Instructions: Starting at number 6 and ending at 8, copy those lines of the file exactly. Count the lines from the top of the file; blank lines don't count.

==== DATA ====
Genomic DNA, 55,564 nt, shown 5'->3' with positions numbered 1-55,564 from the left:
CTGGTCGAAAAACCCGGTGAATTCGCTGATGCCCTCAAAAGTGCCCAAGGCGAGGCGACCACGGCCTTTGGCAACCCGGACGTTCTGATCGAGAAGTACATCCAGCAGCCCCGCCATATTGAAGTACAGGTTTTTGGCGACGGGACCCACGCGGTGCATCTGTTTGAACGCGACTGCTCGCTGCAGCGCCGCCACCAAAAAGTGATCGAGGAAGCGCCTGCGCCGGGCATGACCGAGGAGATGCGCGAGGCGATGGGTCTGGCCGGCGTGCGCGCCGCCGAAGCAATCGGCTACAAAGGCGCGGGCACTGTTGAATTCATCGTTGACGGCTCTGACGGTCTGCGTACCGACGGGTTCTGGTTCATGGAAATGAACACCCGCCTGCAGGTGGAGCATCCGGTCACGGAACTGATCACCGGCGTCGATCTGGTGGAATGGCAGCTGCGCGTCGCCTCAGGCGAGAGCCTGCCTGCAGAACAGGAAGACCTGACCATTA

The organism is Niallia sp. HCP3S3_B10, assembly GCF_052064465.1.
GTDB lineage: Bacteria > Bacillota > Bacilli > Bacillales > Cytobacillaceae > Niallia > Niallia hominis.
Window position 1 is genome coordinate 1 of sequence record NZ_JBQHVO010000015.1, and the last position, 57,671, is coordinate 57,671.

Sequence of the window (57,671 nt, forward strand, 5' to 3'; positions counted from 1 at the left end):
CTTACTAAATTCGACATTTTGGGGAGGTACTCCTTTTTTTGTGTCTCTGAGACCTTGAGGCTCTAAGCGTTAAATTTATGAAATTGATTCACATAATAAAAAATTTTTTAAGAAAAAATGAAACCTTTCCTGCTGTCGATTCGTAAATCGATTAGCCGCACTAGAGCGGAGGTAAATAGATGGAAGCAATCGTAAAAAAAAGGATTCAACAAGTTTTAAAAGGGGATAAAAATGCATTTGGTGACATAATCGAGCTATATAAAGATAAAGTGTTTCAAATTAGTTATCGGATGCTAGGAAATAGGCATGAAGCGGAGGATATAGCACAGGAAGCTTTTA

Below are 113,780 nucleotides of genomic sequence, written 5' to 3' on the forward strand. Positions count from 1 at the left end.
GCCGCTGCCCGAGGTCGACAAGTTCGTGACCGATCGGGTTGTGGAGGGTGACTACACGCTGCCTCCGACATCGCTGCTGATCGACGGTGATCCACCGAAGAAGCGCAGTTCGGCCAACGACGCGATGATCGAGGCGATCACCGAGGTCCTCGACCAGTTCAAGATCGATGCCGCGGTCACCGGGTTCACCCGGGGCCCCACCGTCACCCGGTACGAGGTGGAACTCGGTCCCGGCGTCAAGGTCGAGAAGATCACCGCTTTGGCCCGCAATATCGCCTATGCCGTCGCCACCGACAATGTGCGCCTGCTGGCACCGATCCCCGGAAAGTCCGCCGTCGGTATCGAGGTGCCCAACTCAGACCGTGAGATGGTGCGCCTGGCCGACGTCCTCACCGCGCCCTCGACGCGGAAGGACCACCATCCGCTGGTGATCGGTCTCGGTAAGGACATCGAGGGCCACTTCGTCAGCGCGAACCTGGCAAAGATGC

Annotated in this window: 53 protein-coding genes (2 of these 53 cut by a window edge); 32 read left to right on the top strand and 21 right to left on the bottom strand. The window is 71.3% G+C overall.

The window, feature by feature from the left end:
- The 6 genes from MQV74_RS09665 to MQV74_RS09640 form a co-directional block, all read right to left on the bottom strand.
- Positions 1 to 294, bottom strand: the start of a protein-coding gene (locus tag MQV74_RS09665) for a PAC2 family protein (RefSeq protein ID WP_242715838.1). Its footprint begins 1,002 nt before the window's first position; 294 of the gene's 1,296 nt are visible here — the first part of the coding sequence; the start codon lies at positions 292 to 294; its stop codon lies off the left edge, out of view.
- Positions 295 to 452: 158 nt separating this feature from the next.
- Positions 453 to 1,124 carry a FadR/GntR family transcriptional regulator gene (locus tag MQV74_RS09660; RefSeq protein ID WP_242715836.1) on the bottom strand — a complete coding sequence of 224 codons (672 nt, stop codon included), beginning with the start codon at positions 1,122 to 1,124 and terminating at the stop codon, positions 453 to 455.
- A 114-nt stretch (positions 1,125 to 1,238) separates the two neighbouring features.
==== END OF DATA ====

Sequence of the window (57,671 nt, forward strand, 5' to 3'; positions counted from 1 at the left end):
CTTACTAAATTCGACATTTTGGGGAGGTACTCCTTTTTTTGTGTCTCTGAGACCTTGAGGCTCTAAGCGTTAAATTTATGAAATTGATTCACATAATAAAAAATTTTTTAAGAAAAAATGAAACCTTTCCTGCTGTCGATTCGTAAATCGATTAGCCGCACTAGAGCGGAGGTAAATAGATGGAAGCAATCGTAAAAAAAAGGATTCAACAAGTTTTAAAAGGGGATAAAAATGCATTTGGTGACATAATCGAGCTATATAAAGATAAAGTGTTTCAAATTAGTTATCGGATGCTAGGAAATAGGCATGAAGCGGAGGATATAGCACAGGAAGCTTTTA

Below are 113,780 nucleotides of genomic sequence, written 5' to 3' on the forward strand. Positions count from 1 at the left end.